William Charles Herbert Ernest Stott was born 14 January 1879 to Frederick William Stott and Eliza Alice Stott of 39 Pleasant St, Sowerby Bridge. His father is recorded in censuses as first a mechanic and later a farmer. The third of four children, Stott was baptised on 13 April 1879, but little more has been found about his early life. He had left home by the time of the 1901 census, when he was boarding with the Rowell family in Heaton, West Yorkshire, and working as a grocer. By 1902 he had returned to Sowerby Bridge, where he continued in this profession and where, on 1 January 1902, aged 22, he married Agnes Louisa Smith, 24, at the Church of St Luke in Massingham, Bradford. The couple moved to 8 Town Hall St, Sowerby Bridge, where they were listed in the 1911 census with no children.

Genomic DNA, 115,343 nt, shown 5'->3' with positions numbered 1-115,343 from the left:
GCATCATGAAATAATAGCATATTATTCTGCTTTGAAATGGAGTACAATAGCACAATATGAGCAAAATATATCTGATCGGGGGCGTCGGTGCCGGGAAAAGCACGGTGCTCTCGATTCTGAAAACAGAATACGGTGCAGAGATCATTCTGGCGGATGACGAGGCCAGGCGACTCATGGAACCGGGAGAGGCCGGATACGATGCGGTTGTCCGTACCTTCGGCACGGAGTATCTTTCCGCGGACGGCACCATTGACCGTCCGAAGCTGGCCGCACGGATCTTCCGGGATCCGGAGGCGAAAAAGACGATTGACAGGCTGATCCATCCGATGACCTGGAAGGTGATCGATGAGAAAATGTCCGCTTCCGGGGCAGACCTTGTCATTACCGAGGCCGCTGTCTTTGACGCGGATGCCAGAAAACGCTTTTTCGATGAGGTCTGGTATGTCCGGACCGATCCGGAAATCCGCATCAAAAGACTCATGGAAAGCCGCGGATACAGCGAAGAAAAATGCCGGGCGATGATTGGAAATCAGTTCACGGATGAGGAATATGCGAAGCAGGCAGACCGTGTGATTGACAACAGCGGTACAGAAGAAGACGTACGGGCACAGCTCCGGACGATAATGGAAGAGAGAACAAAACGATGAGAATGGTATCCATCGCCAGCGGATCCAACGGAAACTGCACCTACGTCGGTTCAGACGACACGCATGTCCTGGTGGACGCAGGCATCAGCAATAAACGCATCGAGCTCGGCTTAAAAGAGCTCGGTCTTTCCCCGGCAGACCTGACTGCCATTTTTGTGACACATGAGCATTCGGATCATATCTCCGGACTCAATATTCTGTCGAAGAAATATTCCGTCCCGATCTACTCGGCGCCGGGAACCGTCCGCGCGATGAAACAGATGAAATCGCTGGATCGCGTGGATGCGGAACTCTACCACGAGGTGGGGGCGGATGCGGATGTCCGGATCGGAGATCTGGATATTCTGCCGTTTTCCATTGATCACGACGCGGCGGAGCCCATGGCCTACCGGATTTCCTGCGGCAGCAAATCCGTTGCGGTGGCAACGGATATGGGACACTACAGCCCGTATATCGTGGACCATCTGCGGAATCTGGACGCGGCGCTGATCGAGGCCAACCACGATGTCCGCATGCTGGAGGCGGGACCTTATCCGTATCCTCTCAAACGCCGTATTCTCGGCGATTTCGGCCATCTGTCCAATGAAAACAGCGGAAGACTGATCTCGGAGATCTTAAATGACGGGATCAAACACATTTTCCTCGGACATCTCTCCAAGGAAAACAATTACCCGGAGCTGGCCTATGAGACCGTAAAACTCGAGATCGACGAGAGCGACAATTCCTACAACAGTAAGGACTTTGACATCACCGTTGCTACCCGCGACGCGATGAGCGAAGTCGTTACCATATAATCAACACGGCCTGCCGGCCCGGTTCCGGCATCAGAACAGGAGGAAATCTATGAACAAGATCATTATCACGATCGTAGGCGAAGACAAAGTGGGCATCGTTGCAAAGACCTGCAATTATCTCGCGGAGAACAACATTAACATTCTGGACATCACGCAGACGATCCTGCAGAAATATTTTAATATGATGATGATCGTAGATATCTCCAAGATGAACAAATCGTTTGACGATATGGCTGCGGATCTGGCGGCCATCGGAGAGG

In the Easter term of 1916, at the age of 37, Stott matriculated to Durham University as an unattached member, studying Theology. He is not listed as having sat any exams, and it appears that he soon abandoned his studies to join the army, receiving a commission to the 51st King’s Own (Yorkshire Light Infantry). Serving with this regiment in France, Stott was killed in action on 29 September 1918. His grave is found at Lowrie Cemetery, Havrincourt, Pas de Calais, with the inscription chosen by his wife: ‘I Know That My Redeemer Liveth’.